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Systems biology helps to understand hematopoiesis

Our body reacts to blood loss by stimulating the production of red blood cells (erythrocytes). The cells of the hematopoietic (blood-forming) system in the bone marrow do so upon receipt of a signal by a hormone called erythropoietin, or Epo for short. This hormone is produced mainly by the kidney that increases the Epo level by up to a thousand-fold as a response to falling oxygen saturation of the blood.

The hematopoietic cells receive the Epo signal through Epo receptors on their surface. How do the blood progenitor cells that carry only few receptor molecules manage to react adequately to a high rise in the Epo level and to always provide the required amount of red blood cells? "If too much of the hormone floods too few receptor molecules, we would expect the saturation point to be reached soon. This would mean that the hematopoietic cell can no longer respond to a further increase in the hormone level," says Dr. Ursula Klingmller of DKFZ.

Researchers in her department, who participate in the Helmholtz Alliance for Systems Biology and the MedSys Network LungSys funded by the Federal Ministry of Education and Research (BMBF), collaborated with colleagues of a working group headed by Professor Jens Timmer at Freiburg University to find out how hematopoietic cells can react in a linear way if Epo levels increase by several orders of magnitude. To do so, the researchers combined experimental data with mathematical models in a systems biology approach.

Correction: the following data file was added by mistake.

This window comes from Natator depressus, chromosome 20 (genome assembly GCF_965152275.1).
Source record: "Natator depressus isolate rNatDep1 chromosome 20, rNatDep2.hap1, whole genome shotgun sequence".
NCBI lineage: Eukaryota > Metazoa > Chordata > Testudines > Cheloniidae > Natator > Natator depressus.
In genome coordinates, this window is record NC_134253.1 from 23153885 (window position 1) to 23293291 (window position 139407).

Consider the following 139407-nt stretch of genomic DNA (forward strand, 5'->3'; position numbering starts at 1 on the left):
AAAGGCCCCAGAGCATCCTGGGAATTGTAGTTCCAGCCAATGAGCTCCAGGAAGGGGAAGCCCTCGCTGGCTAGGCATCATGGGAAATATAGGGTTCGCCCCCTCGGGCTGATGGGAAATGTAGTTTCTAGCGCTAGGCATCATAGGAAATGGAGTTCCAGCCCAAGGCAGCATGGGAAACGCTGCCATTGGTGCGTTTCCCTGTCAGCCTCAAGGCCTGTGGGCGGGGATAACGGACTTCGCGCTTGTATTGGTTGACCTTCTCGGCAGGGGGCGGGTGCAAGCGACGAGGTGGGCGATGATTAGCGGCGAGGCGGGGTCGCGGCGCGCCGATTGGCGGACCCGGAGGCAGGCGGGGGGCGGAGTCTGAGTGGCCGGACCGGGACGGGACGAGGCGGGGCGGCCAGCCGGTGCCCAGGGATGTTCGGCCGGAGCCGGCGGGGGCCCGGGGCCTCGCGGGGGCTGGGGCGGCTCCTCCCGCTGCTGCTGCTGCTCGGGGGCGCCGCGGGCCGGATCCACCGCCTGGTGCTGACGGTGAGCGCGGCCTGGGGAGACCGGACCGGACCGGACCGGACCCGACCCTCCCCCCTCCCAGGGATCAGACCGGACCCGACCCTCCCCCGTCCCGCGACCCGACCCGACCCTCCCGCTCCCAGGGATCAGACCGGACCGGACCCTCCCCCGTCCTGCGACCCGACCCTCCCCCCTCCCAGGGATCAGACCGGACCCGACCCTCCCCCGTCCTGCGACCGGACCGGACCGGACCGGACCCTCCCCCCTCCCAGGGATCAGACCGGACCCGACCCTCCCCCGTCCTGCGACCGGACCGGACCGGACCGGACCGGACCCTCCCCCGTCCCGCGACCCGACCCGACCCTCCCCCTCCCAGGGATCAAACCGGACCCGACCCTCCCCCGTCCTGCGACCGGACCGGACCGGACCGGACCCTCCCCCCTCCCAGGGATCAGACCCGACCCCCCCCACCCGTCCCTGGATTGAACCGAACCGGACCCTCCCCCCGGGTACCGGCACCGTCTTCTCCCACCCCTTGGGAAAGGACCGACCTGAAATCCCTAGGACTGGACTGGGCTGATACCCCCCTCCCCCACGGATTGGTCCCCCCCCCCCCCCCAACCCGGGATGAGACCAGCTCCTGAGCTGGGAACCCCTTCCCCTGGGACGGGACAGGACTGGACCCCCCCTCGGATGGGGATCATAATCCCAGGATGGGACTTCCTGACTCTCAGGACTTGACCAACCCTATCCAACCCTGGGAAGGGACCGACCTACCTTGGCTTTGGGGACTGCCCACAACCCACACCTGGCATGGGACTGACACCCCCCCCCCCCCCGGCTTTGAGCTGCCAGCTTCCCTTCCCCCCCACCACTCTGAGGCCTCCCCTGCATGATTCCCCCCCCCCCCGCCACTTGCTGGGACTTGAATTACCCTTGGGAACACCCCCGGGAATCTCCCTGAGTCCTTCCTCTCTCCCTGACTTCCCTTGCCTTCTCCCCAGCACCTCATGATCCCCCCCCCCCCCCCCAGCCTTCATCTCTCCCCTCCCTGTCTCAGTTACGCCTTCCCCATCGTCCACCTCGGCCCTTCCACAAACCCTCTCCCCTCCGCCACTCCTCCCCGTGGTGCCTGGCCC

The research team was able to show that after binding of Epo to its receptor both molecules are rapidly taken up into the interior of the hematopoietic cells where they are broken down. During the process, the cell surface is continuously equipped with newly synthesized receptor molecules that are supplied from intracellular storage places. "This turnover of receptor molecules is a very rapid process," Jens Timmer explains who is a member of the Freiburg Institute for Advances Studies (FRIAS) as well as the excellence cluster BIOSS. "Thus, the cell keeps being able to recognize further hormone molecules in its environment and to react accordingly."

Genetically engineered Epo is an important medication for treating anemia, for example in dialysis patients who often suffer from low counts of red blood cells because these are destroyed during dialysis and, in addition, the failure of renal function leads to a lack of natural Epo. The results of the Heidelberg and Freiburg scientists may contribute to developing Epo variants with enhanced binding properties and thus increase the effectiveness of anemia treatment.


Contact: Dr. Sibylle Kohlstaedt
Helmholtz Association of German Research Centres

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